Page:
Information should never be arbitrarily grouped together—it makes the document difficult to understand and to maintain. Descriptions of the conditions
and situations that the required capability will encounter must be located with
the prescription of its required response; however, the description and prescription must be kept distinct from one another. Requirements that are parts of a single functional capability must be grouped together, e.g., functions that are connected in series by output-to-input relationships should appear in the SRS in the same sequence, if possible.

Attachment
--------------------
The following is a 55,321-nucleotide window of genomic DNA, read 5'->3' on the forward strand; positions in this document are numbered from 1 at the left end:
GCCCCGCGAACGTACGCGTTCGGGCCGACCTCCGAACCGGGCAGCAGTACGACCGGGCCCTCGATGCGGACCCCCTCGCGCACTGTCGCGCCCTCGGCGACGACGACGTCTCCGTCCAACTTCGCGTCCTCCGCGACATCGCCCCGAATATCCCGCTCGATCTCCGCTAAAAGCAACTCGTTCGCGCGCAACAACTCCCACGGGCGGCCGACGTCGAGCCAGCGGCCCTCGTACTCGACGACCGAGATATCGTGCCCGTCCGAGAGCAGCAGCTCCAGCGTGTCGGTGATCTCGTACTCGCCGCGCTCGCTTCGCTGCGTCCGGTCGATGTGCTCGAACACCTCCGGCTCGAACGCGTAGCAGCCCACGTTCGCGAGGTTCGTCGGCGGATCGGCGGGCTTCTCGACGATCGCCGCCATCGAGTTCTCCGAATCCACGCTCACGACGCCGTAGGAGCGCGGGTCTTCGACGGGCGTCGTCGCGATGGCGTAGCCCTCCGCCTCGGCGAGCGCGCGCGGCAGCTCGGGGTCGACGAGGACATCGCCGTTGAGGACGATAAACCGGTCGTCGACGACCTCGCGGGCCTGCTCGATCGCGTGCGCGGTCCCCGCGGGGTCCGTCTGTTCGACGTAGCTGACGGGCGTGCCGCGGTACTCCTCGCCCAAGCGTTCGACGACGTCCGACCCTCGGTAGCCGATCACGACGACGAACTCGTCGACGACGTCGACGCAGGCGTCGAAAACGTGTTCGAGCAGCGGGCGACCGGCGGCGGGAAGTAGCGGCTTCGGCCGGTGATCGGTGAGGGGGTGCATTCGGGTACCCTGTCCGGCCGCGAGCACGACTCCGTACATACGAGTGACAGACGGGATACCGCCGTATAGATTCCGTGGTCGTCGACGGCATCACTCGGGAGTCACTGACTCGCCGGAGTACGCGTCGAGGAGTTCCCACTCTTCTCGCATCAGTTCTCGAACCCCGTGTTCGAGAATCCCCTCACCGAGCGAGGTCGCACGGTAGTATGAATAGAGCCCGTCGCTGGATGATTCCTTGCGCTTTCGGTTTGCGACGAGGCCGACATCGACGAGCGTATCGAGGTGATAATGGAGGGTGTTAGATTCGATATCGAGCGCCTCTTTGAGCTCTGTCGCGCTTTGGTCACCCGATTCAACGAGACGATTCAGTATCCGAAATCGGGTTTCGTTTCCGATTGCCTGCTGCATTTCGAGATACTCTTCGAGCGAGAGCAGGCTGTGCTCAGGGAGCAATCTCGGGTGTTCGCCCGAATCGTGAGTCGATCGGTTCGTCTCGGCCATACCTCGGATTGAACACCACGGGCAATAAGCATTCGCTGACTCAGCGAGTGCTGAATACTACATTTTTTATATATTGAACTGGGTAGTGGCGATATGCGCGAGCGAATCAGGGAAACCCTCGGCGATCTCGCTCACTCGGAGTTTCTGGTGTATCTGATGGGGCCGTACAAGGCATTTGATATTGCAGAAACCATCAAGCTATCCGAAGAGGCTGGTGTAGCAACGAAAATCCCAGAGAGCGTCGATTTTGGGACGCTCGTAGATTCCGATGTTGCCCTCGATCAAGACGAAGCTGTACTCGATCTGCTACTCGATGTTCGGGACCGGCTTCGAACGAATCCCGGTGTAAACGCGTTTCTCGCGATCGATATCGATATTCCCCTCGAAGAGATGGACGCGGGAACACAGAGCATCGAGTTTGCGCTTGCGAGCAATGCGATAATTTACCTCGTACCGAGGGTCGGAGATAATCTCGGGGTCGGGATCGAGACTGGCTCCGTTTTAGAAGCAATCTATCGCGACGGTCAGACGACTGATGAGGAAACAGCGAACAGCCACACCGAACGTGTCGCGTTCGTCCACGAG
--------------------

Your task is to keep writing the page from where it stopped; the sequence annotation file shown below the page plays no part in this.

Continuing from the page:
Functions that share common inputs and outputs should be addressed within the same section of the SRS. If several processes must be accomplished in the same time frame, their specifications must be tied together by the document’s structure to make this commonality clear. Similar functions need to be distinguished from one another but the similarities also need to be emphasized. Most of these restrictions can be satisfied by combining a requirements identification scheme that consistently uses similar numbers to number similar things and by using a writing style that uses short declarative sentences.